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And Just Like That…: Thank God Carrie’s finally having Sex in the City again

Season two of the Sex and the City revival is already more fun and flirty than season one. Still Watching: And Just Like That takes a seat at the brunch table with Vanity Fair editor in chief Radhika Jones to talk about its first two episodes.
‘And Just Like That… Thank God Carries Finally Having Sex in the City Again
James Devaney

It looks like they’ve decided to put the sex back in the city. The first two episodes of And Just Like That season two strutted their way onto Max on Thursday, June 22. It feels like a bit of a return to form as Carrie, Miranda, and Charlotte get back to their old tricks—namely, having sex. On this season of Vanity Fair’s TV podcast Still Watching, hosts Richard Lawson, Chris Murphy, and new cohost Hillary Busis sit around the brunch table to dish about the fresh and flirty new season. “Everybody is finally having sex in the city,” says Busis. “There’s nudity, there’s explicit content. It felt like a hearkening back to the original.”

In “Met Cute,” the first episode of And Just Like That… season two, the ladies are not only having sex—they’re also preparing for the Met Gala. Carrie has a fashion emergency and winds up repurposing the wedding gown she wore when Big (Chris Noth) jilted her in the first Sex and the City movie. “We are past grief season,” says Busis. “We are going into a brighter future where we’re not just going to watch a woman break down.”

Elsewhere in the episode, we see Carrie enjoying casual Thursday sex with her podcast producer, Franklyn (Ivan Hernandez). But it gets complicated when Franklyn tries to take their relationship to the next level—and Carrie decides to pass, not ready for anything more serious than no-strings hookups. By episode two, “The Real Deal,” it’s clear Carrie and Franklyn’s relationship is not meant to be, especially after their podcast studio shutters—in part because Carrie refused to read an ad promoting vaginal wellness. By the end of the second episode, Carrie is free and single, without a man or a podcast to hold her down.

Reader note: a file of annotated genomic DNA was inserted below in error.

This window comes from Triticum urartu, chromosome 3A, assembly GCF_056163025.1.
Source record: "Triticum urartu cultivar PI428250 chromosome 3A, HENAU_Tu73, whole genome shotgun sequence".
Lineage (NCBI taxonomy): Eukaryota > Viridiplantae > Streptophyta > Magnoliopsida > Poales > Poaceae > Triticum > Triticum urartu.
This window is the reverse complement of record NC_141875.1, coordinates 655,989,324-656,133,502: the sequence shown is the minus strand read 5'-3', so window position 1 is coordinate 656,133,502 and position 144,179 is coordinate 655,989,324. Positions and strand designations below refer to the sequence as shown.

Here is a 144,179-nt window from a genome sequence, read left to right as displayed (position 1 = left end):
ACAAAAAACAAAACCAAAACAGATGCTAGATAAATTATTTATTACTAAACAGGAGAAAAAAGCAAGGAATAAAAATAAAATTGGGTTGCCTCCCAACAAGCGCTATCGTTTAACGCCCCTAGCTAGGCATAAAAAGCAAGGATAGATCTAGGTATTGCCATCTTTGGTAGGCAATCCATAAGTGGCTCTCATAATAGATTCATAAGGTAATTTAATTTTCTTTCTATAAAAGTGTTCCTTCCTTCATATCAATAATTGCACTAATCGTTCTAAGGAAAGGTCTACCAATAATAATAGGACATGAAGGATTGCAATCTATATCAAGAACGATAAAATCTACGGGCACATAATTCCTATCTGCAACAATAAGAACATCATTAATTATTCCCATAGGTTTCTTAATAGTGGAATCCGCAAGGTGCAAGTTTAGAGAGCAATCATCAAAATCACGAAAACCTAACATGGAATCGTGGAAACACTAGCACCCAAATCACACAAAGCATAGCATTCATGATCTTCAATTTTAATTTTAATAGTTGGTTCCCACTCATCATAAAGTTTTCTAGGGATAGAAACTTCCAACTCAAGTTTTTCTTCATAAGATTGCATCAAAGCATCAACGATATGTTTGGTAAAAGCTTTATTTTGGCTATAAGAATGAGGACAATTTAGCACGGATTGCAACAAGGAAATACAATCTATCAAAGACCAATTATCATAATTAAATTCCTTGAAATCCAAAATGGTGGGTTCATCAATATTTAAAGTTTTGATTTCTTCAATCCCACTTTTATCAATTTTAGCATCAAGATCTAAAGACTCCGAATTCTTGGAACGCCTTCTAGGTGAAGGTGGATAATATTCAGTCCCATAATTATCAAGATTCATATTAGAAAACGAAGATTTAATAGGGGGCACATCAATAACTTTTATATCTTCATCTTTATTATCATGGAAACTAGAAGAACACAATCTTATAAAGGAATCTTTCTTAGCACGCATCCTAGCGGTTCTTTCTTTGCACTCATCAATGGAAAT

Across the country in Los Angeles, Miranda and Che Diaz (Sara Ramirez) are taking their relationship to the next level, with Che sharing their insecurity about being told to diet for their pilot and Miranda confessing that she wasn’t sure whether their relationship was only about sex. But an unforeseen variable emerges after Miranda gets stranded on a beach in Malibu and is picked up by none other than Che’s husband, Lyle (Oliver Hudson)—“a big thing to leave out” for the terminally woke Che Diaz, Lawson notes.

Meanwhile, Charlotte has a pair of crises. In episode one, she’s torn between bringing her husband (Evan Handler) or her best friend Anthony (Mario Cantone) as her Met Gala date. In episode two, she’s incensed when her daughter, Lily, sells her clothes online in order to buy an electric keyboard. Really, though, what’s eating at her is the bittersweet realisation that Lily is growing up. “I think Charlotte did kind of think that once she got the kids and the husband and the Park Avenue classic six, that there would be an end-credits role, and that would be life,” says Lawson, “And she’s now like, No, there’s stuff past this.”

But And Just Like That… is not only about the sex lives and interiority of OGs Carrie, Charlotte, and Miranda. Season two of the Sex and the City revival has wisely made more space for its three newer supporting characters: Dr. Nya Wallace (Karen Pittman), Lisa Todd Wexley (Nicole Ari Parker), and Seema Patel (Sarita Choudhury), with each of the women getting their own story line in each episode. “This season, they really established that ‘No, all six of these ladies are leads,’” says Murphy. “They all have their own story lines, their own points of view.”

Nya deals with her estranged and potentially cheating husband, Andre Rashad (LeRoy McClain), as she contends with being the only woman on the series currently not having sex in any city. Lisa is gifted her very own Bunny-style mother-in-law from hell in Eunice Wexley (Pat Bowie), a Black matriarch who deeply believes in respectability politics. The impulsive Seema fires both her hair dresser and her boyfriend, Zed, after finding too many red flags in both of them.

Busis, Lawson, and Murphy are also joined this episode by Vanity Fair editor in chief Radhika Jones, who breaks down her enduring love for the women of Sex and the City. “I just wanna know what happens to Carrie. If it’s Monday, I just want to know what she does on Tuesday,” says Jones. “I don’t think I’ll ever turn it off because I just would rather be with them on whatever access I can get.”

This article originally appeared on Vanity Fair.